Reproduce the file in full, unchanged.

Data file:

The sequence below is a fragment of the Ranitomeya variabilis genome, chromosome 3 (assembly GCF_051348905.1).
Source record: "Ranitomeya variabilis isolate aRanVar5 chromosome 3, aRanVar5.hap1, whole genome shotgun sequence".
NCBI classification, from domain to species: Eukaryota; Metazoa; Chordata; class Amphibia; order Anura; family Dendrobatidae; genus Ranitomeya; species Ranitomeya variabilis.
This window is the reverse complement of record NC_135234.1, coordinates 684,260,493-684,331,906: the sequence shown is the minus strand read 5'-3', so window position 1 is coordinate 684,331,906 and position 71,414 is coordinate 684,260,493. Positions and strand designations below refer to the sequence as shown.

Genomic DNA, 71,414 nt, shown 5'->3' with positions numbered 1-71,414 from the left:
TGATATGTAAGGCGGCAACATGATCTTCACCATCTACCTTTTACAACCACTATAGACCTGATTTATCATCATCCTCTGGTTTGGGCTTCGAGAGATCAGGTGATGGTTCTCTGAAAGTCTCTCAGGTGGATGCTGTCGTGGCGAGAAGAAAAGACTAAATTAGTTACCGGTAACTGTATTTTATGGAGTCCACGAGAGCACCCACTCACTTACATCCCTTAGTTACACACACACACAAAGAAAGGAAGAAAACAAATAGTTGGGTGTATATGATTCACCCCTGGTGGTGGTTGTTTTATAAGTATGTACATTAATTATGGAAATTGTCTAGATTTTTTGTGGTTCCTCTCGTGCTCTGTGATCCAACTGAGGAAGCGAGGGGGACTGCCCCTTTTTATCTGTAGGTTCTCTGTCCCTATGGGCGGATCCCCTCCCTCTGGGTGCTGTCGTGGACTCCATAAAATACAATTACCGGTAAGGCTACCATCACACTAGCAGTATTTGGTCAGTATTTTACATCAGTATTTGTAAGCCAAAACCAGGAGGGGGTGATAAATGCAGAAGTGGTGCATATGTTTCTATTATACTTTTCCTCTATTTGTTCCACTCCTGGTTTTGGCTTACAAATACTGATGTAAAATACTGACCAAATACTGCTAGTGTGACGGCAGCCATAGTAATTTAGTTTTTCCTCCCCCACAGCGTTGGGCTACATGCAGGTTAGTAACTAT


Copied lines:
The sequence below is a fragment of the Ranitomeya variabilis genome, chromosome 3 (assembly GCF_051348905.1).
Source record: "Ranitomeya variabilis isolate aRanVar5 chromosome 3, aRanVar5.hap1, whole genome shotgun sequence".
NCBI classification, from domain to species: Eukaryota; Metazoa; Chordata; class Amphibia; order Anura; family Dendrobatidae; genus Ranitomeya; species Ranitomeya variabilis.
This window is the reverse complement of record NC_135234.1, coordinates 684,260,493-684,331,906: the sequence shown is the minus strand read 5'-3', so window position 1 is coordinate 684,331,906 and position 71,414 is coordinate 684,260,493. Positions and strand designations below refer to the sequence as shown.

Genomic DNA, 71,414 nt, shown 5'->3' with positions numbered 1-71,414 from the left:
TGATATGTAAGGCGGCAACATGATCTTCACCATCTACCTTTTACAACCACTATAGACCTGATTTATCATCATCCTCTGGTTTGGGCTTCGAGAGATCAGGTGATGGTTCTCTGAAAGTCTCTCAGGTGGATGCTGTCGTGGCGAGAAGAAAAGACTAAATTAGTTACCGGTAACTGTATTTTATGGAGTCCACGAGAGCACCCACTCACTTACATCCCTTAGTTACACACACACACAAAGAAAGGAAGAAAACAAATAGTTGGGTGTATATGATTCACCCCTGGTGGTGGTTGTTTTATAAGTATGTACATTAATTATGGAAATTGTCTAGATTTTTTGTGGTTCCTCTCGTGCTCTGTGATCCAACTGAGGAAGCGAGGGGGACTGCCCCTTTTTATCTGTAGGTTCTCTGTCCCTATGGGCGGATCCCCTCCCTCTGGGTGCTGTCGTGGACTCCATAAAATACAATTACCGGTAAGGCTACCATCACACTAGCAGTATTTGGTCAGTATTTTACATCAGTATTTGTAAGCCAAAACCAGGAGGGGGTGATAAATGCAGAAGTGGTGCATATGTTTCTATTATACTTTTCCTCTATTTGTTCCACTCCTGGTTTTGGCTTACAAATACTGATGTAAAATACTGACCAAATACTGCTAGTGTGACGGCAGCCATAGTAATTTAGTTTTTCCTCCCCCACAGCGTTGGGCTACATGCAGGTTAGTAACTAT